2
   Obama already cut the deficit

These next two are true talking points -- phrases that need repeating, over and over again, until the media realizes their inherent truth and stops parroting nonsense from Republicans.

"You know, I keep hearing Republicans saying we need to cut the deficit. But somehow I never hear from them that President Obama has indeed cut deficits by something like $2.5 trillion over ten years. It's not like Obama hasn't signed off on budget cuts and deficit reduction. Republicans are scared to admit it, but this president has cut yearly deficits by at least one-third already -- when the numbers for 2013 are in, they will be around one-third lower than the deficit Obama was handed when he walked onto the job. Deficits have come down from $1.3 trillion per year to what looks like less than $900 billion this year. How about a little credit for Obama already moving so far in the right direction?"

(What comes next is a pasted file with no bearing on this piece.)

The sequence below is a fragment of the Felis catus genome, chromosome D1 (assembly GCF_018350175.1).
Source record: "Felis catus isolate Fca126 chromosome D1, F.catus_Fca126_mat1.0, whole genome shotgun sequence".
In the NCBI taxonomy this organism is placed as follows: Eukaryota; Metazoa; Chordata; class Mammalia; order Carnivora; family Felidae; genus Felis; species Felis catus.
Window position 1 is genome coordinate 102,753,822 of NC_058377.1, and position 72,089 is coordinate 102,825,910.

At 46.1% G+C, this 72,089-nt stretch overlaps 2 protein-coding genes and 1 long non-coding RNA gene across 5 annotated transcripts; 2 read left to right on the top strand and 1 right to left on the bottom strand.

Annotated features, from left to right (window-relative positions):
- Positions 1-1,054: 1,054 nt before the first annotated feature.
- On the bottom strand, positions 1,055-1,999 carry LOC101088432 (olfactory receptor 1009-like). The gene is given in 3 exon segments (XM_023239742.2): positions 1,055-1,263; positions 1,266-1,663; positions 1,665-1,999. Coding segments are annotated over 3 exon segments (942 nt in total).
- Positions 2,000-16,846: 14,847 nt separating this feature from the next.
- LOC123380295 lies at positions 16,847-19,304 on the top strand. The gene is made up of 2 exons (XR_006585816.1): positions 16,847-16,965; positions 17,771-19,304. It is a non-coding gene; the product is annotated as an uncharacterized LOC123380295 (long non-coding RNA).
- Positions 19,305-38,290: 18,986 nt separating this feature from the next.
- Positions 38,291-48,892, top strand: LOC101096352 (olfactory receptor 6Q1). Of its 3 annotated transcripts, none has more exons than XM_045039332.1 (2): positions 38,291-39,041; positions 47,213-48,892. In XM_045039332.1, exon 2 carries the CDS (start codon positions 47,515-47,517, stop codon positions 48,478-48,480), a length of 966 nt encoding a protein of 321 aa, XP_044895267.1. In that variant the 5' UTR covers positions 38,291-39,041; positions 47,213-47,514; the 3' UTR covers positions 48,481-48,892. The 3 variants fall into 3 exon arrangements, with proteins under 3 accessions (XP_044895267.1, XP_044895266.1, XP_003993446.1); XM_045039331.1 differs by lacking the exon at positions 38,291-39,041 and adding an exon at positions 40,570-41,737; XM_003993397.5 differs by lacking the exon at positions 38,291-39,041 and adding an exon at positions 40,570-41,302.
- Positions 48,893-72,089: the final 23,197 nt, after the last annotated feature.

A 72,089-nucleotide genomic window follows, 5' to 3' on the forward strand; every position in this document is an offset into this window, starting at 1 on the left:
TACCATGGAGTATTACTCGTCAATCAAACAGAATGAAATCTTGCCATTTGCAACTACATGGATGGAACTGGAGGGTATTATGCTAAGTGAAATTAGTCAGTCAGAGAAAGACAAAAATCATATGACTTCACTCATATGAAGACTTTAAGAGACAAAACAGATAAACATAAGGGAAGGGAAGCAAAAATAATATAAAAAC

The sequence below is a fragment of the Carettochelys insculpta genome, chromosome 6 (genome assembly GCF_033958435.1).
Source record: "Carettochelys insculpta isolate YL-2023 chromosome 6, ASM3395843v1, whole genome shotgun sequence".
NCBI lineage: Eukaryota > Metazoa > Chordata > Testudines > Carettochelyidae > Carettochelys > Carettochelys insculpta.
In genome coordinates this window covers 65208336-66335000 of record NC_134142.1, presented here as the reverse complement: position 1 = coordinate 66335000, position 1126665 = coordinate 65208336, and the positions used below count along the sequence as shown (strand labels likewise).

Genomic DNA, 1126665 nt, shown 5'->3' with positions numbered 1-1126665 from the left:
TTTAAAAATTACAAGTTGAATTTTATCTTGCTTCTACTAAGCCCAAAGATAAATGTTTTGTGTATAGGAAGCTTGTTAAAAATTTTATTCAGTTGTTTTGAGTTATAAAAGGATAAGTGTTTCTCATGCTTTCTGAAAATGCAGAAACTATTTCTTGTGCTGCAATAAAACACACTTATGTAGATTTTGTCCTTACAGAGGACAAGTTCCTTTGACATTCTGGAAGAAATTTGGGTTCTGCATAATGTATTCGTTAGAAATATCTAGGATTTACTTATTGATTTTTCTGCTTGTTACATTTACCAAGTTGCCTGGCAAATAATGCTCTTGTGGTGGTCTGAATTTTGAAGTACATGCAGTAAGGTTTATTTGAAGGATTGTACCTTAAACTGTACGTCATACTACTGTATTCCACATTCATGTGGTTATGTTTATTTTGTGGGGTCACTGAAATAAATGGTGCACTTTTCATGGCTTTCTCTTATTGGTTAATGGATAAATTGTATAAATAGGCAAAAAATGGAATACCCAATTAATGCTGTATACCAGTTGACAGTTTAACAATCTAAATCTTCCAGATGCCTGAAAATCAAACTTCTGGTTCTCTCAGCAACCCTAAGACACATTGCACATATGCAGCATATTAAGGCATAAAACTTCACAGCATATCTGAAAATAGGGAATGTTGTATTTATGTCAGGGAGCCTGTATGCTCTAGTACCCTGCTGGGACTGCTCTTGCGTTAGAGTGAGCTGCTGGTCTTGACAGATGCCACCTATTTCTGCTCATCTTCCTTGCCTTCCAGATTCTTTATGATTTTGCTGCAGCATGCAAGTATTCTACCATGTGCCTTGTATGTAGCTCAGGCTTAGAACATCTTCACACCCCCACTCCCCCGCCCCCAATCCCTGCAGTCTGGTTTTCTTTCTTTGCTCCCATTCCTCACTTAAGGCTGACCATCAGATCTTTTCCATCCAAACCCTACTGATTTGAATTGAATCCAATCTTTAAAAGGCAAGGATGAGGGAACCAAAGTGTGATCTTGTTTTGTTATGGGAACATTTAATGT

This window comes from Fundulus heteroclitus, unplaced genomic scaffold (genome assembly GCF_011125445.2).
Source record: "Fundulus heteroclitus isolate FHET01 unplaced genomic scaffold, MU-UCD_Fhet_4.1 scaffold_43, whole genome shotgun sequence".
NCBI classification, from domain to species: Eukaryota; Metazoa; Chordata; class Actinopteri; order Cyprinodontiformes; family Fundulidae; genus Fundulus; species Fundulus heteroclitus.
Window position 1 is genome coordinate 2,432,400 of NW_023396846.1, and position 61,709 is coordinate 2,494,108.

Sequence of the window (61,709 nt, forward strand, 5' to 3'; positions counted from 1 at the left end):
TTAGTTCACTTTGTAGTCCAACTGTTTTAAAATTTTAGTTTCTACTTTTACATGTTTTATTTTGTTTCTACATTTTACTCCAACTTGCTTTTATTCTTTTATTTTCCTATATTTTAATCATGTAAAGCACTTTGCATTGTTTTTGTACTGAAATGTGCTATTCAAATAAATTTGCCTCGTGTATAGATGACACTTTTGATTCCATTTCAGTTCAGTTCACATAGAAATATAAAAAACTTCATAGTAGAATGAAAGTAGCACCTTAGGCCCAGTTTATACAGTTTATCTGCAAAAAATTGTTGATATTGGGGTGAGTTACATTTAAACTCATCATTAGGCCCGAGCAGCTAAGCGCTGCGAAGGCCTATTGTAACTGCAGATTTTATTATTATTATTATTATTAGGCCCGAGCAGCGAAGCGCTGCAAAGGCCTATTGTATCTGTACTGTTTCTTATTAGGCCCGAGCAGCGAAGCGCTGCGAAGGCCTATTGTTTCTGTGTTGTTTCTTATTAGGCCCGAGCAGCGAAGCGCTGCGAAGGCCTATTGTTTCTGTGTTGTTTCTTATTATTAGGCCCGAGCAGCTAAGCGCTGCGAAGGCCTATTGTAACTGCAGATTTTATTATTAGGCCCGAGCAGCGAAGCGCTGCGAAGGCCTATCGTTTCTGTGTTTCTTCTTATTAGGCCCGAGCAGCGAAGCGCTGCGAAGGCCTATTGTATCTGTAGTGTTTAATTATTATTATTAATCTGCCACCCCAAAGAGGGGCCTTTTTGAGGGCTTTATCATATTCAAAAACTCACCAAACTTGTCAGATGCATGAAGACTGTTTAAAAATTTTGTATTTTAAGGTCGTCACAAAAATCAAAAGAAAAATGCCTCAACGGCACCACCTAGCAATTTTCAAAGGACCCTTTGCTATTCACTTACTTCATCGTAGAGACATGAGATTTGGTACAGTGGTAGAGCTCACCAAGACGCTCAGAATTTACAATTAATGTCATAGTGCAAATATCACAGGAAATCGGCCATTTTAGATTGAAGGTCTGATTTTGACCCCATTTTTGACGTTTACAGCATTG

3
   Obama has offered entitlement reform, too

Once again, rinse and repeat.

"I hear Republicans call for entitlement reform, but the one person in Washington who has put more solid offers on the table to reform entitlements than any other is President Obama. Obama has, at various times, suggested means-testing Medicare, moving to the 'chained CPI,' raising retirement ages, and that doesn't even count the savings within Obamacare -- the $716 billion that Paul Ryan raked him over the coals for doing before Ryan added the savings to his own budget. Obama steps up to the plate again and again with serious suggestions for entitlement reform, and the only solid proposal from Republicans is to voucherize Medicare which is simply never going to make it through the Senate. Republicans just keep repeating 'Obama must lead on entitlement reform' over and over like a mantra, when Obama is actually the one out there with all the viable proposals to do just that. Obama is leading on entitlement reform, but Republicans refuse to take him up on any of these offers, and fail to come up with any realistic ideas of their own. Obama has offered entitlement reform, and Republicans should stop saying he hasn't, because it is simply not true."